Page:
The Residence of Princess Ljubica

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The Residence of Princess Ljubica, part of The Belgrade City Museum, is one of the few buildings that survived from the first reign of Prince Miloš Obrenović. It was built between 1829 and 1831, in accordance with the plan designed by Hadži Nikola Živković’s and under his supervision. Hadži Nikola Živković was the Prince’s official architect. The Residence’s function had been intended as a luxurious court of the Serbian ruling dynasty, i.e., the Obrenović dynasty. However, as it was located in the immediate vicinity of the Ottoman Turks, Prince Miloš stayed there only occasionally. The Residence’s function had served its original purpose during the first reign of Prince Mihailo (1839–42), when it was used as the Prince’s residence.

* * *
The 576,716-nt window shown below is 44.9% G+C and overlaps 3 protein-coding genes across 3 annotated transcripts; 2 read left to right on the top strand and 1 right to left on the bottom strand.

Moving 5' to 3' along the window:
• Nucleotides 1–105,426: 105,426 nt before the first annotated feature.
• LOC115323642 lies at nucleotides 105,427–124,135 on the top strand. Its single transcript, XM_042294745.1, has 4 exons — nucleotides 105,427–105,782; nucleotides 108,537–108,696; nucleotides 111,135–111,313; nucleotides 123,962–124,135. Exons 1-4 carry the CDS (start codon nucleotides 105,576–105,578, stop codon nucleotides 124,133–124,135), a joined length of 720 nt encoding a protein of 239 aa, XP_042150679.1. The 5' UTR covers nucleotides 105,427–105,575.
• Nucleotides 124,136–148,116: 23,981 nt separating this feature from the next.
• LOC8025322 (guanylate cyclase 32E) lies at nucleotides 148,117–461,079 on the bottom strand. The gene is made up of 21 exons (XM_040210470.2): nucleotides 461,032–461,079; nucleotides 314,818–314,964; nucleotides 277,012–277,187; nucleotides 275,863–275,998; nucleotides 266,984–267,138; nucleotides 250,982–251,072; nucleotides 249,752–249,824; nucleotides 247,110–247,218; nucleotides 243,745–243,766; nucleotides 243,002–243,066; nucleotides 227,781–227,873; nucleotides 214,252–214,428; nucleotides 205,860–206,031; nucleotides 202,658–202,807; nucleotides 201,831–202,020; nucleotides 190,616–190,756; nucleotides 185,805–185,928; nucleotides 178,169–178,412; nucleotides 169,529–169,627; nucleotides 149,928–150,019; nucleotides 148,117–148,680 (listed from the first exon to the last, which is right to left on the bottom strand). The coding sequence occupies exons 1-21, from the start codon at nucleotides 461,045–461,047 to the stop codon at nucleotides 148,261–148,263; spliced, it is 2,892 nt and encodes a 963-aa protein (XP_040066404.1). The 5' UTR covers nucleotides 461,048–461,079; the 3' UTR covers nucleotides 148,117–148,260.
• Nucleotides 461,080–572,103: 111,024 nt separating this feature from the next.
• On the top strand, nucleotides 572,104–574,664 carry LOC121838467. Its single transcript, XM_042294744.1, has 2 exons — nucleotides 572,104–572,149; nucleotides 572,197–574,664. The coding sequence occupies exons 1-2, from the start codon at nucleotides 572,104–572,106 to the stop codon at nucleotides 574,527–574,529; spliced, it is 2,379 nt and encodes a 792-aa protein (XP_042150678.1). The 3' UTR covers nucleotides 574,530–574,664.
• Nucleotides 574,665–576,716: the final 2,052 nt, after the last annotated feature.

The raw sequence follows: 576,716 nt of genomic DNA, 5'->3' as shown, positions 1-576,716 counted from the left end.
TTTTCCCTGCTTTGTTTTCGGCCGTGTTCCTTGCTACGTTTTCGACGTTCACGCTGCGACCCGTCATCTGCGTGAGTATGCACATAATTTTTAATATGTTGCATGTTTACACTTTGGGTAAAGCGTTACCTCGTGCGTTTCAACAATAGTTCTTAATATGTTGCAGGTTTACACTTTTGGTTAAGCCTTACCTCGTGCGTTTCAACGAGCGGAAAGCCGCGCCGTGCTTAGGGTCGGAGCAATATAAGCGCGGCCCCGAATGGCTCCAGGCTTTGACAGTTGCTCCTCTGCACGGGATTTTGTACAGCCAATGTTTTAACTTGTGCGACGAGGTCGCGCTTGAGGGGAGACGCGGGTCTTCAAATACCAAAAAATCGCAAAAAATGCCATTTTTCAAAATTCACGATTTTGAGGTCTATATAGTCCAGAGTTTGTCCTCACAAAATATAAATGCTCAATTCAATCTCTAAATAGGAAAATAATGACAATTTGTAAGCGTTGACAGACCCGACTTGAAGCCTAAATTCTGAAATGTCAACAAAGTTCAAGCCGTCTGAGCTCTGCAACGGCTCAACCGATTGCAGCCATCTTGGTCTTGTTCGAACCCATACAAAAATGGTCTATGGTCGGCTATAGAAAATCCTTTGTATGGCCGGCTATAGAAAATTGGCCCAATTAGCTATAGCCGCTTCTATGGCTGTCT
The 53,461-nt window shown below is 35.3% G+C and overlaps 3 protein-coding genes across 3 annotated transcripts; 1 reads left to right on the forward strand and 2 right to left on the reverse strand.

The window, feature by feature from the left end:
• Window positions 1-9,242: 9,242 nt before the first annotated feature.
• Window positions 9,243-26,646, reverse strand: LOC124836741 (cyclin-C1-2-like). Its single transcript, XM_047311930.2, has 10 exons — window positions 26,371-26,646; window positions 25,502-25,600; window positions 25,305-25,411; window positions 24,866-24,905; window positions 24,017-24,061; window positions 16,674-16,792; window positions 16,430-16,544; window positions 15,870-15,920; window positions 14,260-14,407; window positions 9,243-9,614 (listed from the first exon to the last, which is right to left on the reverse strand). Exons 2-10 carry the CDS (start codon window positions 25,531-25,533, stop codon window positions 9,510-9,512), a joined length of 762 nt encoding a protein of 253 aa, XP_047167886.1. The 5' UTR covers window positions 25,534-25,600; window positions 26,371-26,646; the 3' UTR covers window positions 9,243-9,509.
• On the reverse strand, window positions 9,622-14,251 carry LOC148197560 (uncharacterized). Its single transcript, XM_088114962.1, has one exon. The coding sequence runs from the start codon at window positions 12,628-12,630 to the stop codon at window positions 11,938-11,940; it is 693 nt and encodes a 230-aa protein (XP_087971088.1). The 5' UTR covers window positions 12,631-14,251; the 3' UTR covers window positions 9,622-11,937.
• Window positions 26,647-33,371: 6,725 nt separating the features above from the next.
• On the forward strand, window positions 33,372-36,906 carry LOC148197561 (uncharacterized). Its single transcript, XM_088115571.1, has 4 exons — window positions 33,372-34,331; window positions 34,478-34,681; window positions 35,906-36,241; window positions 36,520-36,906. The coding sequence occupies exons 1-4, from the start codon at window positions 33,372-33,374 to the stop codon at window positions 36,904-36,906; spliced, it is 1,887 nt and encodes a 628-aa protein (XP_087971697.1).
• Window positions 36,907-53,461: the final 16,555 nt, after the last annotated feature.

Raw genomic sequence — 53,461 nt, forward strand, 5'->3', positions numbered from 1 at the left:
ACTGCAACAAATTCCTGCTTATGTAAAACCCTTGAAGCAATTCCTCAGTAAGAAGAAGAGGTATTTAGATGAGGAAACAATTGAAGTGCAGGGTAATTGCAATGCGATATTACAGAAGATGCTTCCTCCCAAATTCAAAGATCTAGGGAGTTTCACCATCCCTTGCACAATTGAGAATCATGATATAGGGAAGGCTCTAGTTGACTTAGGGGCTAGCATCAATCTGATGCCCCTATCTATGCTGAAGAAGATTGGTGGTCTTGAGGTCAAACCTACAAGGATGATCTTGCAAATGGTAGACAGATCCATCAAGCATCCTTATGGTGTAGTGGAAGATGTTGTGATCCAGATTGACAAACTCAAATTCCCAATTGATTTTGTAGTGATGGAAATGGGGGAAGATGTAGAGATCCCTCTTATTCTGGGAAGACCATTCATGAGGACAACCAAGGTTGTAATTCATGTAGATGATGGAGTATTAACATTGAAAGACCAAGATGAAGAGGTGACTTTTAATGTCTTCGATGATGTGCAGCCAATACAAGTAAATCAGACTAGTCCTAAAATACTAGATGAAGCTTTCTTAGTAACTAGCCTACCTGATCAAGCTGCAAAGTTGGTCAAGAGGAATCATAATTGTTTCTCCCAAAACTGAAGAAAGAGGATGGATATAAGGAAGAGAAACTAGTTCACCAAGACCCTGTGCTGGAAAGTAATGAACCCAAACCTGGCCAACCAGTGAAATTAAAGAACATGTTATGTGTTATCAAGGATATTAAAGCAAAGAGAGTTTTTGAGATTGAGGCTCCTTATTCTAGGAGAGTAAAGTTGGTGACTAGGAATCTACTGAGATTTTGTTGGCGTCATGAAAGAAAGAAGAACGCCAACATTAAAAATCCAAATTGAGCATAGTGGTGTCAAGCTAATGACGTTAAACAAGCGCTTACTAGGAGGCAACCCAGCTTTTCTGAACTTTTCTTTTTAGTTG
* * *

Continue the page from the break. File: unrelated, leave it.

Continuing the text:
After the expulsion of the Obrenović dynasty from Serbia in 1842 and over the next 130 years, the building was repeatedly adapted to house various state institutions. In the 1970s, Belgrade city authorities decided to repurpose it as a museum in accordance with its historical, artistic, and heritage value. After a restoration and reconstruction in 1980, Princess Ljubica’s Residence became a part of Belgrade City Museum, and the permanent exhibition of Belgrade City Museum, “The Interiors of 19th-Century Homes in Belgrade,” was set up in September 1980.

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Mon: closed

Tue, Wed, Thu & Sat: 10 a.m. – 5 p.m.

Fri: 10 a.m. – 6 p.m.

Sun: 10 a.m. – 2 p.m.

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